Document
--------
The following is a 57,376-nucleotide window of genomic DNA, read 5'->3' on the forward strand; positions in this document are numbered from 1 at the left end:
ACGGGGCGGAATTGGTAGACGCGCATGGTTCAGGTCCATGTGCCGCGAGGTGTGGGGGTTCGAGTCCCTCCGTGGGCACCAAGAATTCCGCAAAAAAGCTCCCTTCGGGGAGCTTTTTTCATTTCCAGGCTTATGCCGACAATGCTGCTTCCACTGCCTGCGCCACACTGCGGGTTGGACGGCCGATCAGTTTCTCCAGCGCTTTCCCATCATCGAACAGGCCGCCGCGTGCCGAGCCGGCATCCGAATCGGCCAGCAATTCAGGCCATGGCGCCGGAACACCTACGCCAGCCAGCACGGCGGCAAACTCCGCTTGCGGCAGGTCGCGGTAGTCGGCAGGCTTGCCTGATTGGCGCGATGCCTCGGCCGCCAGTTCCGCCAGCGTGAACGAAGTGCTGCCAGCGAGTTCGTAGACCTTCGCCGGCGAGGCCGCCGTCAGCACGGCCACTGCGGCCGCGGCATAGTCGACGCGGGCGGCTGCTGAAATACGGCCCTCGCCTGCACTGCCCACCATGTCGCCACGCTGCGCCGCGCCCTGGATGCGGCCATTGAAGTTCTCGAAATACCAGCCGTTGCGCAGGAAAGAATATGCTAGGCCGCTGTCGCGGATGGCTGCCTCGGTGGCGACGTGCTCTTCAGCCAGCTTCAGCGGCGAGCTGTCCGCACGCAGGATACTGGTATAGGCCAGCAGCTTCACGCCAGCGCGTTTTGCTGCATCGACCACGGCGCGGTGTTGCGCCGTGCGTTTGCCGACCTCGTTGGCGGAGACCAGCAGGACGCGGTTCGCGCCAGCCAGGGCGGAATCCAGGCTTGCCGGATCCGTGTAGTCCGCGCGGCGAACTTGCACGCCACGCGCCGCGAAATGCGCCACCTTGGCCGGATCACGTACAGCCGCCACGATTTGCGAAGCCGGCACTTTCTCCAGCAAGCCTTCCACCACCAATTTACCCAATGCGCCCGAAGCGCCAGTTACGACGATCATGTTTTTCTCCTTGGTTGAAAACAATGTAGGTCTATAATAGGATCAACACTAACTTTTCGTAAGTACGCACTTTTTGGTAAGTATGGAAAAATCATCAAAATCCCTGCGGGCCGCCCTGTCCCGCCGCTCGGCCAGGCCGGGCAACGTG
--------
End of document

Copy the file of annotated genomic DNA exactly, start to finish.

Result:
The following is a 57,376-nucleotide window of genomic DNA, read 5'->3' on the forward strand; positions in this document are numbered from 1 at the left end:
ACGGGGCGGAATTGGTAGACGCGCATGGTTCAGGTCCATGTGCCGCGAGGTGTGGGGGTTCGAGTCCCTCCGTGGGCACCAAGAATTCCGCAAAAAAGCTCCCTTCGGGGAGCTTTTTTCATTTCCAGGCTTATGCCGACAATGCTGCTTCCACTGCCTGCGCCACACTGCGGGTTGGACGGCCGATCAGTTTCTCCAGCGCTTTCCCATCATCGAACAGGCCGCCGCGTGCCGAGCCGGCATCCGAATCGGCCAGCAATTCAGGCCATGGCGCCGGAACACCTACGCCAGCCAGCACGGCGGCAAACTCCGCTTGCGGCAGGTCGCGGTAGTCGGCAGGCTTGCCTGATTGGCGCGATGCCTCGGCCGCCAGTTCCGCCAGCGTGAACGAAGTGCTGCCAGCGAGTTCGTAGACCTTCGCCGGCGAGGCCGCCGTCAGCACGGCCACTGCGGCCGCGGCATAGTCGACGCGGGCGGCTGCTGAAATACGGCCCTCGCCTGCACTGCCCACCATGTCGCCACGCTGCGCCGCGCCCTGGATGCGGCCATTGAAGTTCTCGAAATACCAGCCGTTGCGCAGGAAAGAATATGCTAGGCCGCTGTCGCGGATGGCTGCCTCGGTGGCGACGTGCTCTTCAGCCAGCTTCAGCGGCGAGCTGTCCGCACGCAGGATACTGGTATAGGCCAGCAGCTTCACGCCAGCGCGTTTTGCTGCATCGACCACGGCGCGGTGTTGCGCCGTGCGTTTGCCGACCTCGTTGGCGGAGACCAGCAGGACGCGGTTCGCGCCAGCCAGGGCGGAATCCAGGCTTGCCGGATCCGTGTAGTCCGCGCGGCGAACTTGCACGCCACGCGCCGCGAAATGCGCCACCTTGGCCGGATCACGTACAGCCGCCACGATTTGCGAAGCCGGCACTTTCTCCAGCAAGCCTTCCACCACCAATTTACCCAATGCGCCCGAAGCGCCAGTTACGACGATCATGTTTTTCTCCTTGGTTGAAAACAATGTAGGTCTATAATAGGATCAACACTAACTTTTCGTAAGTACGCACTTTTTGGTAAGTATGGAAAAATCATCAAAATCCCTGCGGGCCGCCCTGTCCCGCCGCTCGGCCAGGCCGGGCAACGTG